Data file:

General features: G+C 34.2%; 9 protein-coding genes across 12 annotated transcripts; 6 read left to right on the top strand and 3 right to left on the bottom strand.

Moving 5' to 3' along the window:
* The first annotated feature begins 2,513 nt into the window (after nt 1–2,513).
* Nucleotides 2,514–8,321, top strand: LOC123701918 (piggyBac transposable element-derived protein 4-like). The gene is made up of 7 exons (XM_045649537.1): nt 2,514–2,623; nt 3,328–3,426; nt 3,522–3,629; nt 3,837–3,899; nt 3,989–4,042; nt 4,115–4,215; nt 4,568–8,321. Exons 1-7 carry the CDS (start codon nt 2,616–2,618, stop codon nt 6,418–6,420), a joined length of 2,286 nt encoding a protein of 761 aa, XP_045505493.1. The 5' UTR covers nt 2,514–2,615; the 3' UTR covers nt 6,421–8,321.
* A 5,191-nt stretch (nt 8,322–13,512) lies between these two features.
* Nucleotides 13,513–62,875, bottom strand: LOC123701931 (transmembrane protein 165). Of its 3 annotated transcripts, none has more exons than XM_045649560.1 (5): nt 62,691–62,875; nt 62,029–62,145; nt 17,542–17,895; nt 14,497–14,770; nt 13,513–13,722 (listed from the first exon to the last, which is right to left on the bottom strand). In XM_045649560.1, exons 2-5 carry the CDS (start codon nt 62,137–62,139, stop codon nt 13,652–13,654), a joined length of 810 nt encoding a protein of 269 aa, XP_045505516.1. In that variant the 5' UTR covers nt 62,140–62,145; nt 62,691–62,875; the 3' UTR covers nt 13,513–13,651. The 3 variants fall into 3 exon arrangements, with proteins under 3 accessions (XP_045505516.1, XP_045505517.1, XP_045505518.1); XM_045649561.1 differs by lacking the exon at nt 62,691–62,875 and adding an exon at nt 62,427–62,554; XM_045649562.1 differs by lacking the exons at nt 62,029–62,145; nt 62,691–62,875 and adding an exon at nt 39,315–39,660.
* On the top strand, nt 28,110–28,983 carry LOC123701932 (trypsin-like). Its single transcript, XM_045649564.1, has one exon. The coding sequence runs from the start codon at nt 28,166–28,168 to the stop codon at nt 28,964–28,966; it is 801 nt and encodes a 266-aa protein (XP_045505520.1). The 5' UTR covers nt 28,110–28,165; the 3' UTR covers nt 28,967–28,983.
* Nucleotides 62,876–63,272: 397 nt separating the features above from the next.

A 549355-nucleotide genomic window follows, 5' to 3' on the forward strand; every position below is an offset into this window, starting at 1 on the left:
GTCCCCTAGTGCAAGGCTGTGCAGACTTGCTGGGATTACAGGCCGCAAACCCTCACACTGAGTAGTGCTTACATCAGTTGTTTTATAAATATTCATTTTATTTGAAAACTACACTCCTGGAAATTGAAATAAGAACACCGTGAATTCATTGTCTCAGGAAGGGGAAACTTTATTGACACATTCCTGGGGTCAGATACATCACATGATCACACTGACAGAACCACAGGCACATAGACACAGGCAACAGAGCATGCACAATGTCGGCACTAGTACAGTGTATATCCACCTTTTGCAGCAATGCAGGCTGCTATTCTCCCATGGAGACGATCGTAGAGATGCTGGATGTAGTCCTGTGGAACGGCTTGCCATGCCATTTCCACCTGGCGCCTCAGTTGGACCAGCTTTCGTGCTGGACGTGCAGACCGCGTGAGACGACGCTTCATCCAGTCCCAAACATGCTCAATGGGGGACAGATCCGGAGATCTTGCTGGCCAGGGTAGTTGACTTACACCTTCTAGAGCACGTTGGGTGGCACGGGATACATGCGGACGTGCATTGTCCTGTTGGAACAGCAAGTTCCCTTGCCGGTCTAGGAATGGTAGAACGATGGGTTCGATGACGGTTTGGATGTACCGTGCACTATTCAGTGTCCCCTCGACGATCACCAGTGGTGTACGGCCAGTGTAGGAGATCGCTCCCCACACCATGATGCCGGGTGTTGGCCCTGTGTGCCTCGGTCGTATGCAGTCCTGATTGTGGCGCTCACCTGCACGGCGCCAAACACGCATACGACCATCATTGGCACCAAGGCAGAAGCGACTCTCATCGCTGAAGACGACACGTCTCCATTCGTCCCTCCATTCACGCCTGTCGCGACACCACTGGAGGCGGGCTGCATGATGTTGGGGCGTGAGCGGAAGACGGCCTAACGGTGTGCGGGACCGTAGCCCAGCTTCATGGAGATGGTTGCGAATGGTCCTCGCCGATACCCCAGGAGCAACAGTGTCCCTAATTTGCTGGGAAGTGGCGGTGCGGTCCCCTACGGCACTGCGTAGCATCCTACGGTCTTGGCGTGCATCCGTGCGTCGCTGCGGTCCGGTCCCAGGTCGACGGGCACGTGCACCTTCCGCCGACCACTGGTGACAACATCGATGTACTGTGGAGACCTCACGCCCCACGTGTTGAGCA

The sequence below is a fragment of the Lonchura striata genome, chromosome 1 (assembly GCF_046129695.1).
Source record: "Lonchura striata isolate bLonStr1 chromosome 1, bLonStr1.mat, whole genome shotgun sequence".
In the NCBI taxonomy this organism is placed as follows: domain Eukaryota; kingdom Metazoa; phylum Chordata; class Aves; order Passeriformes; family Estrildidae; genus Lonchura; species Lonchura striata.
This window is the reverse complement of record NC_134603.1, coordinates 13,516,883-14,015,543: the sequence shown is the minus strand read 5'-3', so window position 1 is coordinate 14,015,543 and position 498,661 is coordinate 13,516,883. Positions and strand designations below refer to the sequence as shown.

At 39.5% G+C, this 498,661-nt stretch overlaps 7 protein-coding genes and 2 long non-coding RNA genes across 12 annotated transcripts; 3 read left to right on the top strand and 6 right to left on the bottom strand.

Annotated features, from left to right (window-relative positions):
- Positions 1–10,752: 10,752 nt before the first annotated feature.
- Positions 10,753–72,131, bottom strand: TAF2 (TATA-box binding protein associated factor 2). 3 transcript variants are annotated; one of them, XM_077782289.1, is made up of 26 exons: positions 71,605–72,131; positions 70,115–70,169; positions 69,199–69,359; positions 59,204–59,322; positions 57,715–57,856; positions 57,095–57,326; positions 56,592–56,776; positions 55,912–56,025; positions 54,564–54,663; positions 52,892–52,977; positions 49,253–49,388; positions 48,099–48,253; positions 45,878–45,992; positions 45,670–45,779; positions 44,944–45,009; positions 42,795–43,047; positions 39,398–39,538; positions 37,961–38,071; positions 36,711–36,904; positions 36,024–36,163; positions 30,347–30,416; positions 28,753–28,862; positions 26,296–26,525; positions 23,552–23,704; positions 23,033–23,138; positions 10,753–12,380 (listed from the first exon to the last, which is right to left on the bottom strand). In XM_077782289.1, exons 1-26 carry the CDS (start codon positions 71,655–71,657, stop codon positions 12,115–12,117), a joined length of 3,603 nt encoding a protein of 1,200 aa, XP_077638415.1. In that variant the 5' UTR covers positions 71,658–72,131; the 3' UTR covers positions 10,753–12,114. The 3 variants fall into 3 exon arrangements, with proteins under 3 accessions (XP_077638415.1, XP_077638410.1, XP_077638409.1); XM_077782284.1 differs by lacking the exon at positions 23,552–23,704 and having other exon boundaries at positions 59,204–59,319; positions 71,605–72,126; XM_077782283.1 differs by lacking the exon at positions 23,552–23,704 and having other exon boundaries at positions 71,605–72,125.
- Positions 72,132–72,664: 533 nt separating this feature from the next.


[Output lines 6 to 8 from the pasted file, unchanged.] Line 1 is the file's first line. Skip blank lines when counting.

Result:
* Nucleotides 13,513–62,875, bottom strand: LOC123701931 (transmembrane protein 165). Of its 3 annotated transcripts, none has more exons than XM_045649560.1 (5): nt 62,691–62,875; nt 62,029–62,145; nt 17,542–17,895; nt 14,497–14,770; nt 13,513–13,722 (listed from the first exon to the last, which is right to left on the bottom strand). In XM_045649560.1, exons 2-5 carry the CDS (start codon nt 62,137–62,139, stop codon nt 13,652–13,654), a joined length of 810 nt encoding a protein of 269 aa, XP_045505516.1. In that variant the 5' UTR covers nt 62,140–62,145; nt 62,691–62,875; the 3' UTR covers nt 13,513–13,651. The 3 variants fall into 3 exon arrangements, with proteins under 3 accessions (XP_045505516.1, XP_045505517.1, XP_045505518.1); XM_045649561.1 differs by lacking the exon at nt 62,691–62,875 and adding an exon at nt 62,427–62,554; XM_045649562.1 differs by lacking the exons at nt 62,029–62,145; nt 62,691–62,875 and adding an exon at nt 39,315–39,660.
* On the top strand, nt 28,110–28,983 carry LOC123701932 (trypsin-like). Its single transcript, XM_045649564.1, has one exon. The coding sequence runs from the start codon at nt 28,166–28,168 to the stop codon at nt 28,964–28,966; it is 801 nt and encodes a 266-aa protein (XP_045505520.1). The 5' UTR covers nt 28,110–28,165; the 3' UTR covers nt 28,967–28,983.
* Nucleotides 62,876–63,272: 397 nt separating the features above from the next.